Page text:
This group, the same age as most of its audience members, exudes such a comfortable professionalism that it’s difficult not to be taken aback by them. More impressive is the way that they manage to reach back through that outer layer to convey a heartfelt and mutual experience with the audience. Bayley several times stopped to grin at the crowd and was visibly egged on to dance harder the more that he was cheered on. While responding to the resounding demand for an encore, the members stopped and literally bowed to the audience with their arms outstretched in gratitude. They treated everything the space gave them like that kid getting an avocado on Christmas, and then they gave us back even more.  Honestly, this band could do no wrong up there.  The genuine nature of the artists and the strange beauty of what they craft for you is really something to experience for yourself. Seeing them live gave new dimension to a group that I’ve long admired, and it’s left me looking for a lot more to come. This review isn’t what Glass Animals deserves and I’ll admit it — but I had to write something, and I’m still trying to learn how to be human with everyone else. Luckily, we’ve got a blueprint now. Thank you for a great show.

Jessie Weber is a senior in the College of Arts and Sciences. She can be reached at jwl372@cornell.edu. 

“Act 2 Song 3” by Ryan Slama

On the night of the Glass Animals concert, my friend was 300 miles away at the Kanye West concert in Cleveland. He was texting me updates about the concert, telling me that the only opening act was prerecorded atmospheric bass noises. Surprisingly, the opener for the Glass Animals concert presented a similar experience.

The opening act, Pumarosa, defines themselves as “industrial spiritual” and was far from the right artist to pair with the smooth vibes expected from a Glass Animals show. The band has four songs (plus one remix) available for streaming on Spotify. The studio versions of the tracks are rich and textured with layers of instruments, but the music just did not translate well to the Glass Animals concert or the live stage in general. Part of this was not necessarily the band’s fault; the mix was muddled and plagued with feedback for several songs. However, the largest part of the problem was that the band did not fit the audience. With lyrics like “Oh, you stupid son of a bitch!” Pumarosa’s set was angry and intense: the polar opposite of the band to come. The sold-out crowd attempted to appreciate the music and dance, but quickly wore out from the sounds that were inaccessible and unfamiliar. The other notable aspect about Pumarosa was the lead singer’s dancing, which is best described as somewhere between a satanic ritual and a Die Antwood music video. The harsh vibes and industrial aesthetic would be better suited opening for a hard rock or metal act than the electronic indie rock that was to follow. Pumarosa’s performance made it hard not to wish that D.R.A.M. was opening instead as he did a few days prior at the Glass Animals show in Terminal 5.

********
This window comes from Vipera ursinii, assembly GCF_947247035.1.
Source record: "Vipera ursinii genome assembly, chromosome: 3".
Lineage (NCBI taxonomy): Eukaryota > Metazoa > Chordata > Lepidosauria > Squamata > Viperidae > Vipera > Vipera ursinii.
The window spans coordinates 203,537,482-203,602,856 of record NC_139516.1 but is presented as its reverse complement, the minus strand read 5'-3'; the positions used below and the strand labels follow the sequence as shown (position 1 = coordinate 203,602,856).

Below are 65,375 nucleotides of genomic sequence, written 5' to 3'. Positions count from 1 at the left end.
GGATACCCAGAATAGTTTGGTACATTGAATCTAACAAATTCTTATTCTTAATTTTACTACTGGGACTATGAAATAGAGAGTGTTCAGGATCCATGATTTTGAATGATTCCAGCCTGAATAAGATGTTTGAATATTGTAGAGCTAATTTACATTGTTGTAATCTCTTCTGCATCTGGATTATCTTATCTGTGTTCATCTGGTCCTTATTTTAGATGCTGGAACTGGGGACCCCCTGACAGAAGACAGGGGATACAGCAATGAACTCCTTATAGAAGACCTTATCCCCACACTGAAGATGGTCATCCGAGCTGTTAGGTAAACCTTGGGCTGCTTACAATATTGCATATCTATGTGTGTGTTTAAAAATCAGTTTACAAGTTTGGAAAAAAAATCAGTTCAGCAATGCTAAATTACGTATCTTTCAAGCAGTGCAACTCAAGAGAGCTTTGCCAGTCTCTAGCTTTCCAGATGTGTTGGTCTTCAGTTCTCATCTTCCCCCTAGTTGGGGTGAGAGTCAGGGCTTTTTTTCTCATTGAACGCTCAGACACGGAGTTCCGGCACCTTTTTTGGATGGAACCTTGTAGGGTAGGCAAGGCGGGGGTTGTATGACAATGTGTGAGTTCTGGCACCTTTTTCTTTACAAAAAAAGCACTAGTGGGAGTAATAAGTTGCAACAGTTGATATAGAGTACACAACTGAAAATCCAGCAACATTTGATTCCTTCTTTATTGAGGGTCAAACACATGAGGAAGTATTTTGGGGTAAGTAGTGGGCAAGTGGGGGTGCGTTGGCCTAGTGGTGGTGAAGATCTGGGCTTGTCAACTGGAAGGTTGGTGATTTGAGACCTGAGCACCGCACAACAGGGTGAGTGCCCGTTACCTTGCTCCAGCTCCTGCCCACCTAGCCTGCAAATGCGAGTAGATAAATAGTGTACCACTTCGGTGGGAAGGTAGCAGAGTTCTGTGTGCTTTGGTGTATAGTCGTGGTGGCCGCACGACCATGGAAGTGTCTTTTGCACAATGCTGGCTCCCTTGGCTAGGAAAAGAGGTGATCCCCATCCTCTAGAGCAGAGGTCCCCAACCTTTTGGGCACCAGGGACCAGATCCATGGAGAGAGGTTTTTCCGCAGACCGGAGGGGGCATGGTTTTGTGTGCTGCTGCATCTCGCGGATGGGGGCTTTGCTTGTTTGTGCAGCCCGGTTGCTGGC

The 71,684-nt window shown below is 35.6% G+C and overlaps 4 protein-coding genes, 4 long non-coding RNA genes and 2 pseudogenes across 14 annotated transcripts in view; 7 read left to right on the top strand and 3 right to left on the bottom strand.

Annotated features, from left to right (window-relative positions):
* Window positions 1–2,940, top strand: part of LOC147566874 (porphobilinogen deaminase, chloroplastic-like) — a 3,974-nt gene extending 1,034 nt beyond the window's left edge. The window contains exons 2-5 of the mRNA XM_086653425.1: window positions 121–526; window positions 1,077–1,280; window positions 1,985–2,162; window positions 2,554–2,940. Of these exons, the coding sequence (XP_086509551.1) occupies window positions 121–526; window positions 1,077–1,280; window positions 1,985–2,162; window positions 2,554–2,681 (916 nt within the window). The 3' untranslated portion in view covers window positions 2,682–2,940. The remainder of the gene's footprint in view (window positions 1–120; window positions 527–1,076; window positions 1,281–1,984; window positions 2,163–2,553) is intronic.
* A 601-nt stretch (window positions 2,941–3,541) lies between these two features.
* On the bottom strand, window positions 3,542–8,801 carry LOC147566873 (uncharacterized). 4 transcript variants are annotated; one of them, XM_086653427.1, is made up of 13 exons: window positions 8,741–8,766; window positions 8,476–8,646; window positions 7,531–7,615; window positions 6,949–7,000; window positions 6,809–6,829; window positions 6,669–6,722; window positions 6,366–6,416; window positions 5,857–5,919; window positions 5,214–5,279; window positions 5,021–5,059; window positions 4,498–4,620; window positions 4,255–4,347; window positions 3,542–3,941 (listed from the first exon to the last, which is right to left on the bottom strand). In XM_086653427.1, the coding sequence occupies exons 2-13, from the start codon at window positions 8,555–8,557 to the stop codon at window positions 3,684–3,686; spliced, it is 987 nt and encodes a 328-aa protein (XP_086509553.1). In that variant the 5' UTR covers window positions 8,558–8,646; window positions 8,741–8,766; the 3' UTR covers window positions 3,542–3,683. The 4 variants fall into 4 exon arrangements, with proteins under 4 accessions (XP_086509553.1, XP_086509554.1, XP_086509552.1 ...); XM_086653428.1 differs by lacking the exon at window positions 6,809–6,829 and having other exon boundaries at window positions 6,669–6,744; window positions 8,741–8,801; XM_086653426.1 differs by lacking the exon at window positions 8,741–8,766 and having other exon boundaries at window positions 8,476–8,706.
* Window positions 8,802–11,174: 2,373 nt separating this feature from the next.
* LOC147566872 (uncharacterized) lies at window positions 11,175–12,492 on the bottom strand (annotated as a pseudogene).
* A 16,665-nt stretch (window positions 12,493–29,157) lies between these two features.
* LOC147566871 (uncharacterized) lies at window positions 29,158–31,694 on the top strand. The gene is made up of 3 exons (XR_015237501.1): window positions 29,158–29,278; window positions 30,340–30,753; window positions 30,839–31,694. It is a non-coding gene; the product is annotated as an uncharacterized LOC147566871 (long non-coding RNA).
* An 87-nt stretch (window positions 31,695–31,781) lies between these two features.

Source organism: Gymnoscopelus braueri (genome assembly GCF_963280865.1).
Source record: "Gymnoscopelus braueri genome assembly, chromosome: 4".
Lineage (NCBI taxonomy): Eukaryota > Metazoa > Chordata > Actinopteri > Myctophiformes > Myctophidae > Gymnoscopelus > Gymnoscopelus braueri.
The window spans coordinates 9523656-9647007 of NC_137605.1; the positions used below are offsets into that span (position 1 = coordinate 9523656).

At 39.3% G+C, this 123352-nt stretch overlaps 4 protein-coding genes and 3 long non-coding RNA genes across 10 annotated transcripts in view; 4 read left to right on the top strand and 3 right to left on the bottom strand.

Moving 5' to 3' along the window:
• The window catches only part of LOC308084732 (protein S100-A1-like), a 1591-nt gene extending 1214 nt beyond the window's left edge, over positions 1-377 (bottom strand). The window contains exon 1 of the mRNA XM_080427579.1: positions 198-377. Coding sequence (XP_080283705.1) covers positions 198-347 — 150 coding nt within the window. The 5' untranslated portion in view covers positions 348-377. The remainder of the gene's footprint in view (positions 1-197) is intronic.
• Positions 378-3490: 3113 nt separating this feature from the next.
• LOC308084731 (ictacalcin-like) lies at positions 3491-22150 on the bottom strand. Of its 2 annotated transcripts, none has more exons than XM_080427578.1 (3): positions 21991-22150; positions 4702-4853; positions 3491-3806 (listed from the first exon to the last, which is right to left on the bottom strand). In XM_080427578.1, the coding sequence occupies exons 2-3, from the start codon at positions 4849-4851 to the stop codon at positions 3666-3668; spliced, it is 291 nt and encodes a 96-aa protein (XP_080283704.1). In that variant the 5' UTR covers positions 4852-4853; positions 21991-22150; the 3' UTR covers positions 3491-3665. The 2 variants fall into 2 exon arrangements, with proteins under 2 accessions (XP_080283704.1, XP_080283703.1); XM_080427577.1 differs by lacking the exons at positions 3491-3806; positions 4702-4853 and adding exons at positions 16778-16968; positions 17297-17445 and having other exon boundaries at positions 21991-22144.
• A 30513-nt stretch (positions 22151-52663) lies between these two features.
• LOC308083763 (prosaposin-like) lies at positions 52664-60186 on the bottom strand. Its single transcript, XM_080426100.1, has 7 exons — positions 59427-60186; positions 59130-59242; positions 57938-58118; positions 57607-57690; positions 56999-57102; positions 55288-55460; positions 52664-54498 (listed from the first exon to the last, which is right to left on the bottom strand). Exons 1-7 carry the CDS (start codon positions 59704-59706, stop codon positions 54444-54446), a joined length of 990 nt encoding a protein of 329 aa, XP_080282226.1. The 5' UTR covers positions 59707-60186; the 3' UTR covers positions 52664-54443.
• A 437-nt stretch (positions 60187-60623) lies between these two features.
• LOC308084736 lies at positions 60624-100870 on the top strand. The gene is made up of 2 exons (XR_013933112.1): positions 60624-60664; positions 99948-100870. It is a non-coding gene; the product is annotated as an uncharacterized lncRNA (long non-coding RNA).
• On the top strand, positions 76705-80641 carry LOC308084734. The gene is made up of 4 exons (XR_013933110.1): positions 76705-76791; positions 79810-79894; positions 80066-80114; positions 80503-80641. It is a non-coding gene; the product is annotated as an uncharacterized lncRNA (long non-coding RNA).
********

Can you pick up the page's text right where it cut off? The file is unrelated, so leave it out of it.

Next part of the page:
By the time Glass Animals hit the stage, the crowd was begging for a change of pace. Unfortunately, the leading song, “Life Itself,” which should have been a high point of the concert was plagued with the same overbearing bass as Pumarosa’s tracks. The beginning of the performance was saved by virtue of the dedicated fan base’s ability to instantly recognize the songs and sing, despite the less than ideal sound quality. The other single of the new album How To Be a Human Being, “Youth,” was equally unremarkable. This problem was resolved when the band reached the third song, “Black Mambo,” which was executed perfectly. Slower than the previous songs, “Black Mambo” provided an opportunity for the band to play to their strengths. The once hard to decipher lyrics found the silky androgynous sound from the album.

The in-your-face-bass was tightened and created a rich, atmospheric foundation for the rest of the instruments. This trend continued with “Hazey” and “Poplar St.” pulling the audience headfirst into the contemplative world of Glass Animals. Between of the songs, it seemed as if frontman Dave Bailey took pleasure in saying as little as possible to the crowd. He probably spoke fewer than four complete sentences on stage, but the crowd cheered each time, even for a simple “Thank You.” “The Other Side of Paradise” marked a return to the energy of the earlier songs, but it was performed with much more grace. Each note was crisp and the song had a tangible impact on the crowd. The concert changed from being a passive experience to an active one. The band’s largest hit, “Gooey” delivered a faithful reproduction of the studio track sure to rope in anyone not familiar with the rest of the setlist. “Cane Shuga,” “Take A Slice” and “Toes” continued the band’s success streak. In particular, the synths in the chorus of “Take A Slice” translated well to the live performance. The song had a textured, expansive sound that can only be experienced in the energy and volume of a live setting. The final song, “Pools,” concluded the set on an optimistic, youthful note that left the crowd upbeat and begging for more.

While the set was excellent, the show will be remembered and defined by the encore. It was only two songs long, but it felt substantial enough to be a second act. “Season 2 Episode 3” and “Pork Soda” raised the energy of the show to a level far beyond the rest of the night. “Pork Soda’s” catchy and cryptic chorus, “Pineapples are in my head / Got nobody ’cause I’m brain-dead” lent itself to singing along and served as the high point of the night. The band has a tradition of throwing a plastic pineapple into the crowd that emphasizes the fun captured in the final song but also the attitude expressed throughout the entire performance. Despite the miscalibrated opening act, Pumarosa, and the slow start, Glass Animals delivered a phenomenal concert that left the audience with glowing faces and raving about the concert days afterwards.

Ryan Slama is a freshman in the College of Engineering. He can be reached at rms427@cornell.edu.